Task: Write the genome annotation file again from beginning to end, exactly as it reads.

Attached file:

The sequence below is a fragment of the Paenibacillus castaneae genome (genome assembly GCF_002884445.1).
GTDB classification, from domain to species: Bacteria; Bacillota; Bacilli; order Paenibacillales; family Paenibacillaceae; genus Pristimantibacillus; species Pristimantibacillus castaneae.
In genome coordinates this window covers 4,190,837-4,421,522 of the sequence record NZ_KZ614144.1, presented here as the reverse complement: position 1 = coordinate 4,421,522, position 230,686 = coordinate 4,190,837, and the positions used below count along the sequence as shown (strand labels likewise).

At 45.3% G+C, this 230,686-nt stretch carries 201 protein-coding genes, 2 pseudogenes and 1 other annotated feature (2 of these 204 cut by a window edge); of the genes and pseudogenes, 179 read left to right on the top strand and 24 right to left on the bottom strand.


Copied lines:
The sequence below is a fragment of the Paenibacillus castaneae genome (genome assembly GCF_002884445.1).
GTDB classification, from domain to species: Bacteria; Bacillota; Bacilli; order Paenibacillales; family Paenibacillaceae; genus Pristimantibacillus; species Pristimantibacillus castaneae.
In genome coordinates this window covers 4,190,837-4,421,522 of the sequence record NZ_KZ614144.1, presented here as the reverse complement: position 1 = coordinate 4,421,522, position 230,686 = coordinate 4,190,837, and the positions used below count along the sequence as shown (strand labels likewise).

At 45.3% G+C, this 230,686-nt stretch carries 201 protein-coding genes, 2 pseudogenes and 1 other annotated feature (2 of these 204 cut by a window edge); of the genes and pseudogenes, 179 read left to right on the top strand and 24 right to left on the bottom strand.